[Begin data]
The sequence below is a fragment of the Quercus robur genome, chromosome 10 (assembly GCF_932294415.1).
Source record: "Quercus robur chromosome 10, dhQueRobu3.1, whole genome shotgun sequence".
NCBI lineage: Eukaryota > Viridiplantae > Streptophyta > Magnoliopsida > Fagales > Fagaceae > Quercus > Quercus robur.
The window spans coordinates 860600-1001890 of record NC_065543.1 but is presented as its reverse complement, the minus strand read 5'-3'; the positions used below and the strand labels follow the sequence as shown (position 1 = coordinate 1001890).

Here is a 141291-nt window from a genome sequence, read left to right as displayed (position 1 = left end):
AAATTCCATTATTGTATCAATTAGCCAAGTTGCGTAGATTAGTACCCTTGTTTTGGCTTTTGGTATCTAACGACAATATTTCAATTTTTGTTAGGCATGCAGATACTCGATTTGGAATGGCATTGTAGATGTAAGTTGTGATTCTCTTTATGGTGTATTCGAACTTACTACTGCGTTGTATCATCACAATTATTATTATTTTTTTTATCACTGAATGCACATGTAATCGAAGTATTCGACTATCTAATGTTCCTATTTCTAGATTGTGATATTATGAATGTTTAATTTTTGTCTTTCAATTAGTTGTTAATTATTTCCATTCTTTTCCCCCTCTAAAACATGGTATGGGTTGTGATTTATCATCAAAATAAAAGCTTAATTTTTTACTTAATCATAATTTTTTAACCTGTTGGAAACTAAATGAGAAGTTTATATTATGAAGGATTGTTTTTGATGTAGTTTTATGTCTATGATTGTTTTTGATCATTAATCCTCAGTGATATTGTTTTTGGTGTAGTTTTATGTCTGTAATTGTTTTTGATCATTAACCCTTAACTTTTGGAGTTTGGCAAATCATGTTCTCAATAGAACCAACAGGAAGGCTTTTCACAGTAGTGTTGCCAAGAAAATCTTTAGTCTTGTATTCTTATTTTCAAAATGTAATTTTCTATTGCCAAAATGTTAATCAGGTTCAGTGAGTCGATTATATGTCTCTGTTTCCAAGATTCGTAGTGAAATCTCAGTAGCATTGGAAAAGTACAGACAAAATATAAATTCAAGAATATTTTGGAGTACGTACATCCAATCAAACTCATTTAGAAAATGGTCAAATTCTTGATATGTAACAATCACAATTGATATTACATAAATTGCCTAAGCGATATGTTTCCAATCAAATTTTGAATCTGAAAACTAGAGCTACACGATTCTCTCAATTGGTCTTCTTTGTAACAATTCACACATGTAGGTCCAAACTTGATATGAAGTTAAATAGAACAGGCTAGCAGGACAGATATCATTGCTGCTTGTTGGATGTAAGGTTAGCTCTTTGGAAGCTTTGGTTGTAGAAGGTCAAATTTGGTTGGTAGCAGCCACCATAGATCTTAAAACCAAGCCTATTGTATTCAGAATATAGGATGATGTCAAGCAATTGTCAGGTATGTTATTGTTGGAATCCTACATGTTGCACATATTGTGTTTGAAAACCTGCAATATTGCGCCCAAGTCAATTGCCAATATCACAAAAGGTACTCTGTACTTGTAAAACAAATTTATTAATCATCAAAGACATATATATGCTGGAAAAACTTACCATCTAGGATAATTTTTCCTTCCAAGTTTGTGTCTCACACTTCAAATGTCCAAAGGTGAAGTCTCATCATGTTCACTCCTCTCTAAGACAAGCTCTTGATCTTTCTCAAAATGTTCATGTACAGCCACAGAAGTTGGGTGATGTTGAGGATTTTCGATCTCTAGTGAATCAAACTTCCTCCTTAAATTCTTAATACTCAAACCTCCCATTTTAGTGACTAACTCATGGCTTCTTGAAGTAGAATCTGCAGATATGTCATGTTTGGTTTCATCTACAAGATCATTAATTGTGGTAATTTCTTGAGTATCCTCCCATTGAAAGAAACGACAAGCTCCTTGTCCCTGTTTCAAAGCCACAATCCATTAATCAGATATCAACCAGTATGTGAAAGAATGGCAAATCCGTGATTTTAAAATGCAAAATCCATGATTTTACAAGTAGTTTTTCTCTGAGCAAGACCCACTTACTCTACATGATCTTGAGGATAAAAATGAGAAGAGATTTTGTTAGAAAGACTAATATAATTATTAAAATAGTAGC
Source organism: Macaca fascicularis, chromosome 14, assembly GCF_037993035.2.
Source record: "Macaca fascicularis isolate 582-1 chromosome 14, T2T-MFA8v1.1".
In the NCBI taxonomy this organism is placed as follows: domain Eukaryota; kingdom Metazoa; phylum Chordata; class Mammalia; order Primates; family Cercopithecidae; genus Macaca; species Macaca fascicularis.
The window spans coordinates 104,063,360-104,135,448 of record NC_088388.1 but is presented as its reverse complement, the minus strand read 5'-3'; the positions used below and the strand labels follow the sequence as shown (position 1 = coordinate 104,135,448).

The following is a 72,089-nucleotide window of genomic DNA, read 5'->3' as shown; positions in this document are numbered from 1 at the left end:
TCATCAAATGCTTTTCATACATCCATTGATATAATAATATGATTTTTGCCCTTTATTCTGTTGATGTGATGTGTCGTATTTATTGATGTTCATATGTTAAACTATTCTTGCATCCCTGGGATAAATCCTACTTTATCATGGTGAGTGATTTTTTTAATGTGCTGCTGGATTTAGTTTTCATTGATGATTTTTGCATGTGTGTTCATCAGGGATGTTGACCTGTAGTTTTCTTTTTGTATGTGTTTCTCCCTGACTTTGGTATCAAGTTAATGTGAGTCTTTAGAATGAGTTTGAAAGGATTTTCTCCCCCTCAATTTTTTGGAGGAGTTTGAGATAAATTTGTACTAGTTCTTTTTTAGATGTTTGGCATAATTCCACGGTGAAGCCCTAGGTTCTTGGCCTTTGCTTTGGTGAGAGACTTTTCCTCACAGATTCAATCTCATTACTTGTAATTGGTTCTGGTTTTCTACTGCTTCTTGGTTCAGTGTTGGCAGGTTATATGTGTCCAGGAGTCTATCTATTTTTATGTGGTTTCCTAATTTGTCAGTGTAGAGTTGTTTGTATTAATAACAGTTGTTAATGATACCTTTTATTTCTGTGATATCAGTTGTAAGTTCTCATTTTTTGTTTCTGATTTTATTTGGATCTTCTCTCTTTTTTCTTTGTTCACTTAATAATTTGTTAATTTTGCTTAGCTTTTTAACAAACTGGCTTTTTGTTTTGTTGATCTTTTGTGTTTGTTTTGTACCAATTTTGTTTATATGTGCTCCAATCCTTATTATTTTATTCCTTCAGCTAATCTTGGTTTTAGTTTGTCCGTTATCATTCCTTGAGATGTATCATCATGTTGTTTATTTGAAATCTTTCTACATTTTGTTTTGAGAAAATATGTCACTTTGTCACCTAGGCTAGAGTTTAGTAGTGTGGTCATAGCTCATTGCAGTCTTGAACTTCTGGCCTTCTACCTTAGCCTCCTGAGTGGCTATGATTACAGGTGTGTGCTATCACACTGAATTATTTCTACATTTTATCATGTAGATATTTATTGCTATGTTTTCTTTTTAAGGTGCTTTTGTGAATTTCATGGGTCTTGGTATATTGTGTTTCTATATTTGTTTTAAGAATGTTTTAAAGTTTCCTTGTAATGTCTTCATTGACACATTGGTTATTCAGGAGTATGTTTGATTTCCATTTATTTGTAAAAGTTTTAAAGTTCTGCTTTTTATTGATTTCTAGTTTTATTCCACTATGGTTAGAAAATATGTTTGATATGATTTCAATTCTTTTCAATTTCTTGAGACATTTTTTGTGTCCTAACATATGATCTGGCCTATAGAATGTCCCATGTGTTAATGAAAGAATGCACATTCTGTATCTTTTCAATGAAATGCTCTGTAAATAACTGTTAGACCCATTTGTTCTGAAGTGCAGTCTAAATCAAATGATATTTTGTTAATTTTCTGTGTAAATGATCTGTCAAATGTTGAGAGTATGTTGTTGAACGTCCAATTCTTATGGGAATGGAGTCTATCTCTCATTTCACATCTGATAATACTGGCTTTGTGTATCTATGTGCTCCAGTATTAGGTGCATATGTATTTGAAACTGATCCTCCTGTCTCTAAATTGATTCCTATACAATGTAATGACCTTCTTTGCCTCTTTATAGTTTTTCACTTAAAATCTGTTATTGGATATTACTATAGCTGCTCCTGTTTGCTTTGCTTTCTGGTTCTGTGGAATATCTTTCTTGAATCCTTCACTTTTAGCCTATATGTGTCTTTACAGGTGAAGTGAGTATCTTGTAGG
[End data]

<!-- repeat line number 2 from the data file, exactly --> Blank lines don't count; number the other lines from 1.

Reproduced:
Source record: "Quercus robur chromosome 10, dhQueRobu3.1, whole genome shotgun sequence".